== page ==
Headlines: "ABQ Stuck With Bad Officers", Struggle Over Pot Measure...

Sep 11, 2014

Credit Sergio Jiménez / The Daily Lobo

APD Chief Says City Stuck With Bad OfficersUSA Today

Albuquerque’s Chief of Police Gorden Eden told the national newspaper USA Today that it will be difficult to reform the Albuquerque Police Department because it is stuck with officers who shouldn't be on the force.

Chief Eden told the newspaper that due to a union contract the city may not be able to remove problem officers.   The comments were published yesterday in USA Today in an article titled “Before Ferguson, there was Albuquerque”.

Marijuana Questions Won't Be Placed On BallotThe Associated Press

Secretary of State Dianna Duran says she will not place nonbinding questions about marijuana penalties on the November general election ballot.

She says state law doesn't authorize ballot questions that only ask voters their opinions.

Santa Fe and Bernalillo county commissioners have approved proposals to poll voters about their support for making possession of small amounts of marijuana a civil infraction.

Bernalillo County Commission chairwoman Debbie O'Malley, a Democrat, says she expects a lawsuit will be filed to have the marijuana question added to the ballot.

Company To Add 425 New Jobs In Rio Rancho - The Associated Press

Officials say Rio Rancho will get hundreds of new jobs with the arrival of S&P Data LLC.

The company says it will hire 100 workers upfront and add another 325 over the next few years.

The company's website says it provides customer support for Fortune 500 customers such as American Express, Apple and McDonalds.

Med School Dean: Financial Aid Limited At Start - The Associated Press and Las Cruces Sun-News

The dean of a new medical school being established in Las Cruces says its students won't be eligible for an array of federal financial aid for at least the school's first two years.

According to the Las Cruces Sun-News, Burrell College of Osteopathic Medicine Dean George Mychaskiw says that's because for-profit schools are ineligible for Title IV aid during the beginning of the schools' existence.

Mychaskiw says students needing financial aid to help pay for the annual tuition of about $48,000 will have to look to private loans, scholarships and grants or to military and public health scholarships.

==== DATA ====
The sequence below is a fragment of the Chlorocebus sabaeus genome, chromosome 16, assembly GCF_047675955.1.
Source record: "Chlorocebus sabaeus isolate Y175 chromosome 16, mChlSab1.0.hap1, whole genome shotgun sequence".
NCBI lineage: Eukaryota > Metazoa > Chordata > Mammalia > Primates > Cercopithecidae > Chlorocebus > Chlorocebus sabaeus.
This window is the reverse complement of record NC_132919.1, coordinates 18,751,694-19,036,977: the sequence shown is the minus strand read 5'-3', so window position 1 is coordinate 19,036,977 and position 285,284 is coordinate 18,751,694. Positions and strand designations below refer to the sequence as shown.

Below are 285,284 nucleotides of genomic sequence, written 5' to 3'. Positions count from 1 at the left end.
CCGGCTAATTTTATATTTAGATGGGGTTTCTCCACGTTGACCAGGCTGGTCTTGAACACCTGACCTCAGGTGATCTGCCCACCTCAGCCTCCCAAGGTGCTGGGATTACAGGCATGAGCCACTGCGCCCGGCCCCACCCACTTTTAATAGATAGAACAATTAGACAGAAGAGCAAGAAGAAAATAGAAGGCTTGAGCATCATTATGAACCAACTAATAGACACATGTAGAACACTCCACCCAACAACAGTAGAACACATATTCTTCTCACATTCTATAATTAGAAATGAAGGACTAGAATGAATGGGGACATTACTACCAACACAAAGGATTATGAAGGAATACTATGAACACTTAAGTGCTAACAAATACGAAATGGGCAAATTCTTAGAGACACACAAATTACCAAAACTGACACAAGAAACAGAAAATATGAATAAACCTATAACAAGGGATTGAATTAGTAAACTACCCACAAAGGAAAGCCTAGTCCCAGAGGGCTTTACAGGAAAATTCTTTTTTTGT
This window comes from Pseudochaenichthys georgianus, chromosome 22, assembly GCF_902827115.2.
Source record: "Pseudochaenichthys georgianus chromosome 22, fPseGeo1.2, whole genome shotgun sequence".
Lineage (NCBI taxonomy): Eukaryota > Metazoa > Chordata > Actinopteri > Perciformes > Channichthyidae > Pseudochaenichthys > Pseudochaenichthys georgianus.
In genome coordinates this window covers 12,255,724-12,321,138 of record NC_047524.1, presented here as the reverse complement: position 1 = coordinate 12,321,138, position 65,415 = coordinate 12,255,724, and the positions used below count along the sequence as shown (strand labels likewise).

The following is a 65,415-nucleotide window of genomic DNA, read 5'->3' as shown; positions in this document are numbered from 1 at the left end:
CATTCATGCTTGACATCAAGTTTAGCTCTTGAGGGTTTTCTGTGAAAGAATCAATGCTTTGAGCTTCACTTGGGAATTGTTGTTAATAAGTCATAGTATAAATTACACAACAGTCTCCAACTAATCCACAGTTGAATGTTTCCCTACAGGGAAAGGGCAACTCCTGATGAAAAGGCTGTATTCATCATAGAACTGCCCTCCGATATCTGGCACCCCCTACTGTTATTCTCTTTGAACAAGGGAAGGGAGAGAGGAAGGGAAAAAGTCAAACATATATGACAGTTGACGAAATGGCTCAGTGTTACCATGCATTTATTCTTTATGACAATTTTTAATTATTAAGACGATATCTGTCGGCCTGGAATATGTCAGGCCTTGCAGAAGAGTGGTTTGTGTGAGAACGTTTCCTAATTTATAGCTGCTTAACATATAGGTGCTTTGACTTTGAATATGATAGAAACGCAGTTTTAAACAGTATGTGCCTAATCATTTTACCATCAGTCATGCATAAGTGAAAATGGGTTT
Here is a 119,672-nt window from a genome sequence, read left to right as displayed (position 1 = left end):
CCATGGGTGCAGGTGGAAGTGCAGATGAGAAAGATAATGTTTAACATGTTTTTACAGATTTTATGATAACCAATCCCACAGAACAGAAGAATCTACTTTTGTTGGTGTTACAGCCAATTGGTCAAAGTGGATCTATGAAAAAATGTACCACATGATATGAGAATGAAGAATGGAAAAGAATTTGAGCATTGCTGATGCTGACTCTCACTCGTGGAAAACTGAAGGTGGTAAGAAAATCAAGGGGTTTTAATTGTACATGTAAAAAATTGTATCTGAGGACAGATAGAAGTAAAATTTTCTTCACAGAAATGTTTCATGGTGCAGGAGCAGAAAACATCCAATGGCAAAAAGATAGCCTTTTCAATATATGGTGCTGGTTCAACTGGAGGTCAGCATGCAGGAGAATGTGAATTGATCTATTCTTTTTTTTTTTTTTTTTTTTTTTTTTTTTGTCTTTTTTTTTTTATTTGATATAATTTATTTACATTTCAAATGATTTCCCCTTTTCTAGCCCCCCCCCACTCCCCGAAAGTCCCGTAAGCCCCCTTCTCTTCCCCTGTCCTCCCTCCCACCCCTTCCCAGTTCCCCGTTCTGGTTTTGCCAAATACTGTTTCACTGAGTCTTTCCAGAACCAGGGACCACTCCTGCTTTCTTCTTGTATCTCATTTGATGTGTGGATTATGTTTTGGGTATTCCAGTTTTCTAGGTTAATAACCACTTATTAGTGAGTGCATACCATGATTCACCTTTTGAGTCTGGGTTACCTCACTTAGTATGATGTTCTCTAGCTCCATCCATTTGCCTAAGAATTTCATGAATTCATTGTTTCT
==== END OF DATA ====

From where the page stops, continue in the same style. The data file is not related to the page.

However, he says the college is launching a foundation to provide scholarships to promising low-income students.

The private college is being established on the campus of New Mexico State University.

Governor's Ex-Campaign Manager Seeks Probation - The Associated Press

Gov. Susana Martinez's former campaign manager is asking a federal court to sentence him to probation rather than imprisonment for stealing the governor's email and lying about it.

Jamie Estrada pleaded guilty in June to charges of unlawful interception of electronic communication and lying to FBI agents. He provided the hijacked email to the governor's political opponents.

Estrada faces up to a year and one day in federal prison. Sentencing is scheduled for next month.

In a court document filed Wednesday, Estrada's lawyers said probation is a sufficient sentence because of Estrada's "extraordinarily good character and distinguished history of public service."

The lawyers also said if Estrada goes to prison he could no longer care for his elderly father and a brother with a life-threatening liver disease.

Gun, Other Equipment Stolen From Officer's Vehicle - The Associated Press and Albuquerque Journal

A handgun, ammunition and other equipment have been stolen from a law enforcement officer's vehicle in northern New Mexico.

The Santa Fe County Sheriff's Office says the gun and two boxes of ammunition were stolen along with a baton, handcuffs, a bulletproof vest and a stun gun from the vehicle of a state probation and parole officer.